With midterm exams around the corner, stress levels are rising. For some students, that might mean increased mental health concerns.
To help support students’ mental health and wellbeing, and reduce the stigma sometimes associated with mental health issues, the University of British Columbia offers a breadth of services and resources on both the Vancouver and Okanagan campuses. From individual counselling services to workshops, the goal is to support both new and returning students by providing services and resources appropriate to their needs.
“Maintaining mental wellbeing is foundational to supporting the long-term success of students both inside and outside of the classroom,” said UBC’s Associate Vice President, Student Health and Wellbeing, Noorjean Hassam. “UBC is committed to fostering a supportive and sustainable learning environment for students. Nurturing mental health and wellbeing is a key ingredient when it comes to creating a supportive learning environment.”
Embedded counsellors within faculties
One unique mental health service at UBC Vancouver is the Embedded Counselling program. Embedded counsellors help students navigate the full range of services available to them and provide information about resources on campus, online, and in the community. They meet students individually to find out more about their concerns and work collaboratively to make a wellness plan that is right for them. Embedded counsellors also offer individual counselling, referrals, workshops, and outreach.
Supporting Indigenous students
The Indigenous Mental Health and Wellbeing Program offers services and supports specifically for Indigenous students at the university. Currently, the program counsellor and the IMHW Social Work Wellbeing Navigator support students on their wellbeing journey. The IMHW team offers everything from counselling services at the Longhouse and at Brock Hall, to connecting Indigenous students with community resources and supporting the access to cultural work. The IMHW program is grounded in both Mi’kmaq principles of Etuaptmumk or “Two-Eyed Seeing,” as shared by Elder Albert Marshall, as well as Western counselling techniques. The IMHW staff are committed to providing mental health services with cultural safety and humility as core values, while improving services with consistent self-reflection.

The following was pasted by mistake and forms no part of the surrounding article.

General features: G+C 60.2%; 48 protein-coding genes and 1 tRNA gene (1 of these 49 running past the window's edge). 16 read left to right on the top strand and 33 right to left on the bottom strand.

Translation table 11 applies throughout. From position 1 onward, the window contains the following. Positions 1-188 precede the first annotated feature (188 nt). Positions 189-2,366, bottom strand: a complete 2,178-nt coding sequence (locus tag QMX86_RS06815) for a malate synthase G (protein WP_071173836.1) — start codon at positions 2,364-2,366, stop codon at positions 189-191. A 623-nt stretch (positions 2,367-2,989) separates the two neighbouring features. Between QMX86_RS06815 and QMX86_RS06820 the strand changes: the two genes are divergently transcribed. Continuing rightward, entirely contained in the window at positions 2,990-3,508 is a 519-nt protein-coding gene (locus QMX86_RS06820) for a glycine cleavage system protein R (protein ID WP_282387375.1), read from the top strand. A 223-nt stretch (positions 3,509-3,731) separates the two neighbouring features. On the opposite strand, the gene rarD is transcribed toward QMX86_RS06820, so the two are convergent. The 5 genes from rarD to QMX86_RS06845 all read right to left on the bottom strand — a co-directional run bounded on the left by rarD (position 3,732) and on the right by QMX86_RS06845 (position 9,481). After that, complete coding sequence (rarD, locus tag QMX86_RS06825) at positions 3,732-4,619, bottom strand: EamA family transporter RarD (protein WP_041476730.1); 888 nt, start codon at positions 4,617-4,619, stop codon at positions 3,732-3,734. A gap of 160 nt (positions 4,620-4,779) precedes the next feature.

“We want to ensure all Indigenous UBC students are treated gently, with respect and honored for their wisdom when they walk in our doors,” said IMHW Program Associate Director Renée Avitan, who is Shúhtaǫt’ine and a Tulit’a Dene Band Member.
The importance of social connection
With a new academic year underway, Hassam encouraged students to use the opportunity to make new connections and build healthy habits.
“For many, a new school year is a fresh start, and a chance to start and develop healthy habits around sleep, nutrition, and physical activity,” she said. “It’s never too late for students to get connected and build community. We know from the pandemic that establishing social bonds, whether through in-person or virtual means, is critical to mental health.”
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Through Strategy 3: Thriving Communities, UBC is committed to advancing sustainability and wellbeing through renewal and innovation in our learning environments, operations and infrastructure.